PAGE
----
Glaucoma is a leading cause of blindness and vision loss in the United States. There are close to 3 million people who currently have glaucoma in our country. Half of them don’t even know they have it because glaucoma has no symptoms in the early stages. By 2030, it is predicted that 4.2 million people will have this eye disease in the United States. A very scary thing. That is one of the reasons that Healthy People 2030 has an objective focused on prevention of vision loss due to glaucoma.
Glaucoma is a chronic and progressive eye disease caused by damage to the optic nerve. A major risk factor is increased eye pressure due to an abnormality in the eye’s drainage system. The optic nerve is damaged due to the excessive pressure, although glaucoma can develop in someone with normal eye pressure. It is diagnosed with a comprehensive eye exam where your eyes are dilated with special eye drops. The doctor can see the back of the eye and the optic nerve clearly. While your pupils are dilated, the doctor will examine the optic nerve to look for the signs of glaucoma and any other eye problems.
One of the first signs of glaucoma is the loss of peripheral vision, especially the vision close to your nose. Since it happens slowly, many people can’t tell their vision has been affected in the beginning. As it progresses, glaucoma affects your central vision so driving and reading can become a problem.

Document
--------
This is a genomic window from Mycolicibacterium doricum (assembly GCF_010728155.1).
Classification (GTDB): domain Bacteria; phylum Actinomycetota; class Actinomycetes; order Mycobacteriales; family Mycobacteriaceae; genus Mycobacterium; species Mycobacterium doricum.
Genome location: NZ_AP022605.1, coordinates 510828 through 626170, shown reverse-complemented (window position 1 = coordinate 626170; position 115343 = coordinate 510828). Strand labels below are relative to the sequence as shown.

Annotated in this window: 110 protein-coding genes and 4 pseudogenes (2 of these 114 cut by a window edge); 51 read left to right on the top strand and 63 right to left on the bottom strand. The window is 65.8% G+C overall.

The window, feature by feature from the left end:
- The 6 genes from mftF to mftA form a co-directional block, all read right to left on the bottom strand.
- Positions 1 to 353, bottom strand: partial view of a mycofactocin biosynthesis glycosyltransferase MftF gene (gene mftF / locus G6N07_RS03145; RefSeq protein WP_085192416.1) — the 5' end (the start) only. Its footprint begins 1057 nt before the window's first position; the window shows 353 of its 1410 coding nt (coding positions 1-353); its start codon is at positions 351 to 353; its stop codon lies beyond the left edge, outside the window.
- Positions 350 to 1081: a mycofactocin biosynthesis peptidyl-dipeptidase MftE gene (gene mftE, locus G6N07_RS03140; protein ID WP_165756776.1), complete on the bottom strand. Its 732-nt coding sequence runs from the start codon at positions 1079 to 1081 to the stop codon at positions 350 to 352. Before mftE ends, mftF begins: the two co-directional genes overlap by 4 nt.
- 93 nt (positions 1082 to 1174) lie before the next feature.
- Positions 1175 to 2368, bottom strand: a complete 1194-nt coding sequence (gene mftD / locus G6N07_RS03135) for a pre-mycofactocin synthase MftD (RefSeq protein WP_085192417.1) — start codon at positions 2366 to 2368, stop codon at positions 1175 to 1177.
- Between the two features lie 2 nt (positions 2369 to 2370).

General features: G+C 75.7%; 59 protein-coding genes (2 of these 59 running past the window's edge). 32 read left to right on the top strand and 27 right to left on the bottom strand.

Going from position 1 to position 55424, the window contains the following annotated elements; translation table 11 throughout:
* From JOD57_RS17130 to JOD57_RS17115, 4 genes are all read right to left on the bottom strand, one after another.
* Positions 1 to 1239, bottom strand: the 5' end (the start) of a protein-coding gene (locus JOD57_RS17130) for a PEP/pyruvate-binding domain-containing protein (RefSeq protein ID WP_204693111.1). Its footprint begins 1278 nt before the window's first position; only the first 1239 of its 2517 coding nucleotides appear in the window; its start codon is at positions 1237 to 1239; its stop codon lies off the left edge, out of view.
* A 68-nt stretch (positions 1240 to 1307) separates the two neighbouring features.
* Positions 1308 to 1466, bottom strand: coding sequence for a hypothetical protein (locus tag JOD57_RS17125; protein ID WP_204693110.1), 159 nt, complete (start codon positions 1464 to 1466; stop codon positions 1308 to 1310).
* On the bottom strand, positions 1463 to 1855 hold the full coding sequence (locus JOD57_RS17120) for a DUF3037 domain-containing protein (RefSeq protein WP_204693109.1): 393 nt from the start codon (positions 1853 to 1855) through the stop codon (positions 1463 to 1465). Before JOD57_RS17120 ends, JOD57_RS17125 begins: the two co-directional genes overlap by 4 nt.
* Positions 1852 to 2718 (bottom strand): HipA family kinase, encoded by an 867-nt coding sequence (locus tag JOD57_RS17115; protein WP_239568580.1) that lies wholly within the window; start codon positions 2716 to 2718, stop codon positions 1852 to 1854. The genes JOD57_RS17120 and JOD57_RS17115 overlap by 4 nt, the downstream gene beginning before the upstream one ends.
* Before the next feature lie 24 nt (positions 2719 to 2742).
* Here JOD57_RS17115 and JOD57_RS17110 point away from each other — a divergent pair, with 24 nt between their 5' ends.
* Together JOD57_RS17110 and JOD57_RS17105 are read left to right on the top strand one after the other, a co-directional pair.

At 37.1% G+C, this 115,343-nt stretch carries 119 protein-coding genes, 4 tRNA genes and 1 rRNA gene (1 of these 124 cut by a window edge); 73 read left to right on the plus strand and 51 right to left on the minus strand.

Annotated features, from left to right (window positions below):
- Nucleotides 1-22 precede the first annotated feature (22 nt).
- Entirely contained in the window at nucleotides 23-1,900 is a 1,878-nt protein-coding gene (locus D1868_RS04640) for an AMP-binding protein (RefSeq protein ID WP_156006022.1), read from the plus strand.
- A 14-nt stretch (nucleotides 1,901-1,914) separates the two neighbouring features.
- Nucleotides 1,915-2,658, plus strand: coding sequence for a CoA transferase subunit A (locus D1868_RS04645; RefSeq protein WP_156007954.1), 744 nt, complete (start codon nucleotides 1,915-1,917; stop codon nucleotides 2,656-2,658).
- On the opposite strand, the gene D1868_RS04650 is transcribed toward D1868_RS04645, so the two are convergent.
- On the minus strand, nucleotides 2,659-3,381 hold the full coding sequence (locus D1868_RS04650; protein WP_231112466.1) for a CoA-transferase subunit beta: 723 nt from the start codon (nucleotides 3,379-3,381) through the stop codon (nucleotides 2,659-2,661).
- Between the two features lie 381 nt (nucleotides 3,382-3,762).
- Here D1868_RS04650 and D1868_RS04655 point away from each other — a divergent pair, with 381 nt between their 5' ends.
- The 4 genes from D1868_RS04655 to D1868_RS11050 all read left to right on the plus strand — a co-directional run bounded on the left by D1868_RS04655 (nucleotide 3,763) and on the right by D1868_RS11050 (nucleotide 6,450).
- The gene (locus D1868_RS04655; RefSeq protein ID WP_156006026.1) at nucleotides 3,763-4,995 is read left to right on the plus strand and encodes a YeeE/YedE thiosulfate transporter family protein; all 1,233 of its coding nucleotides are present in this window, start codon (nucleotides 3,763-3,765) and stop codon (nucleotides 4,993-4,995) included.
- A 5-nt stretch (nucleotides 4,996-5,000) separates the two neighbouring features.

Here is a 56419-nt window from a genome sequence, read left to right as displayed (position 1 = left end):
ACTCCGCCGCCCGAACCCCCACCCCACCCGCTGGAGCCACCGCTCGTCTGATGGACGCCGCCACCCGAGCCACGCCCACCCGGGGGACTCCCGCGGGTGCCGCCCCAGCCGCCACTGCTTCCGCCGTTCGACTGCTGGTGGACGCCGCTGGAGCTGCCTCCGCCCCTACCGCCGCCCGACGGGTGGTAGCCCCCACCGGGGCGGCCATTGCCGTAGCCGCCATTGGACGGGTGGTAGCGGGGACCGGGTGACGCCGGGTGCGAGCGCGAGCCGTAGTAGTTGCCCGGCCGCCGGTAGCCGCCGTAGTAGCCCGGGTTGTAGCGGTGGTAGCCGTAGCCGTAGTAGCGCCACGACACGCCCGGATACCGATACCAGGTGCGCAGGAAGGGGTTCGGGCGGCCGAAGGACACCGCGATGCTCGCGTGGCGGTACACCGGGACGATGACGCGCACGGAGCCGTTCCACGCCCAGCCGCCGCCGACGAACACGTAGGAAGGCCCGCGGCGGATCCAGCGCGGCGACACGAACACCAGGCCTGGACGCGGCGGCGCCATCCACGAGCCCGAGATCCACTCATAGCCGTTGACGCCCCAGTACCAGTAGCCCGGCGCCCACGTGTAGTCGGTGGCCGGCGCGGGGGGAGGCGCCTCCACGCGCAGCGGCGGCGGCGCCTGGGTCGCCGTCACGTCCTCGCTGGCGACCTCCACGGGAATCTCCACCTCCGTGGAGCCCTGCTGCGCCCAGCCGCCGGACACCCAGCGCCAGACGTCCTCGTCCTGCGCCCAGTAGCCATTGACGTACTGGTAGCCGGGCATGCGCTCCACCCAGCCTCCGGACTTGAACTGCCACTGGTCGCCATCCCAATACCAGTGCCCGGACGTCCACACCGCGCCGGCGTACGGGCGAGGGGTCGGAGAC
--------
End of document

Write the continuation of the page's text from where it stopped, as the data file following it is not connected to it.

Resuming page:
Although there are different forms of glaucoma, the most common one is called primary open-angle glaucoma. It can affect one or both eyes, does not have symptoms and is hereditary. If it isn’t found and treated, it can lead to complete vision loss and blindness. Although there is no cure, early treatment can help protect your vision and sometimes stop further damage with medication, laser treatment or surgery.
People who are at higher risk for glaucoma include:
· Anyone over 60 years of age, especially Latinos/Hispanics
· African Americans who are over 40 years of age
· People who have a family history of glaucoma
· People who have diabetes, hypertension or a previous eye injury
What can you do for healthy vision?
· Get regular comprehensive dilated eye exams every one to two years
· Know your family’s eye history
· Wear sunglasses when outside
· Wear protective eyewear
· Maintain a healthy weight
· Eat a healthy diet
· Be physically active
· Control your blood pressure
· Quit smoking
If you are at high risk for glaucoma, please make it a New Year’s resolution to get a dilated eye exam in 2023 by an eye care professional. Protect yourself. Early treatment and diagnosis can save your vision.